Luther's sermon on angels, preached on the occasion of Michaelmas, 29 September 1530, was ostensibly about the Archangel Michael and the divine college of angels' reverence for God in Matthew 18.10, but the substance of the sermon was actually about fallen angels, in particular the Devil, who lies "closer than the shirt on our body." (WA, Schriften, xxx, 112-119.) Luther catalogues Satan's crimes—pestilence, famine, murder, war (Marshall, Peter and Walsham, Alexandra, Eds. Angels in the Early Modern World. Cambridge: CUP, 2006, pp. 72-74)—with far more verve and eloquence than he does the graces of the elevated angels, but he does remind his congregation that angels are ever present and ever protective. Luther gave the Michaelmas sermon in the city of Coburg, where at the time the Imperial Diet of Augsburg was in full force endeavoring, and failing, to find consonance between the Catholics and Protestants, exertions that inspired Luther to revile the Diet in his sermon. Ein Predigt von den Engeln appeared in five printings in German in Wittemberg and Nuremburg in 1531, then was reprinted once in 1535. A Latin edition appeared in 1544, and an English translation with commentary was published in London by Hugh Syngleton in 1548.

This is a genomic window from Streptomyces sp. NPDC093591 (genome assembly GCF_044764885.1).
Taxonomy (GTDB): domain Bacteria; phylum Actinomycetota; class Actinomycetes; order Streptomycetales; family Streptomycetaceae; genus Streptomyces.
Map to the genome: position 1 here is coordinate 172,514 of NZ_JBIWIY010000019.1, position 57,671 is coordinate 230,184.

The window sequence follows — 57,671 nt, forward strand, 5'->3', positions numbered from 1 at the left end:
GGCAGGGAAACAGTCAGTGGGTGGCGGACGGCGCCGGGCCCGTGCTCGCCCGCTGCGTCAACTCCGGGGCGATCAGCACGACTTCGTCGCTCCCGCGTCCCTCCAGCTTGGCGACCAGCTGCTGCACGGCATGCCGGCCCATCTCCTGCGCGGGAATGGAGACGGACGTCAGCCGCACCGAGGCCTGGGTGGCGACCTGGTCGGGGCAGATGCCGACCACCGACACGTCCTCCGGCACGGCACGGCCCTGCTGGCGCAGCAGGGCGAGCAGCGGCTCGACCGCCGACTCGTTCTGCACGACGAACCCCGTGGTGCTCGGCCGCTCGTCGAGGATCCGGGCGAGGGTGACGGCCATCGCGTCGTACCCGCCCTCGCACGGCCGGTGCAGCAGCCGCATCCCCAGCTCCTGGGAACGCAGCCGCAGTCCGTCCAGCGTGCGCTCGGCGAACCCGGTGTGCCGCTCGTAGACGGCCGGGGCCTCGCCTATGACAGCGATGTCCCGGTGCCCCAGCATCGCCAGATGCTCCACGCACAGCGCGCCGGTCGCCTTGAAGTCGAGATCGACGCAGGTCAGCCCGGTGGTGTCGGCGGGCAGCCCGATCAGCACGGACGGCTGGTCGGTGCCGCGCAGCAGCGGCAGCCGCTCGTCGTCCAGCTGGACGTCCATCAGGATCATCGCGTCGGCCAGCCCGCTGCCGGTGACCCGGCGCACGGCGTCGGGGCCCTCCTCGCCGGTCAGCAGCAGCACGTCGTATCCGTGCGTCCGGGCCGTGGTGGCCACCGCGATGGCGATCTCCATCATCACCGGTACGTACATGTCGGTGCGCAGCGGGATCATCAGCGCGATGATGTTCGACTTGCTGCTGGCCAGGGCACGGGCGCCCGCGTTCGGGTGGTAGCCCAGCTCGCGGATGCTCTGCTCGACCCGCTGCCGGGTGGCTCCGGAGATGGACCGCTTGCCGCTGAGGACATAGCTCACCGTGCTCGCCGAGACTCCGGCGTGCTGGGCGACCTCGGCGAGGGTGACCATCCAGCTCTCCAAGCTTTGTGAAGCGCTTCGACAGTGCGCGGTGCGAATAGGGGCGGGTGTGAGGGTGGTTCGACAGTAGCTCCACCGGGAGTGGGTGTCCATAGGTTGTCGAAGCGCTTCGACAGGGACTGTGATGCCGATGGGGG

Wittenberg: Hans Lufft, 1531.
Quarto, 153 x 104 x 6 mm (binding), 150 x 102 x 1 mm (text block). A4, B2, C4, 10 ff. Decorative woodcut border by, or influenced by, Georg Lemberger and the Cranach workshop. Bound in dun paper over thin boards. Interior: Leaves toned, title woodcut trimmed close at fore edge, scattered contemporary marginal notes, area of fore-margins of leaves somewhat softened and delicate from damp.
Title text conforms to Benzing 2954; colophon to 2955. VD16 L 5730.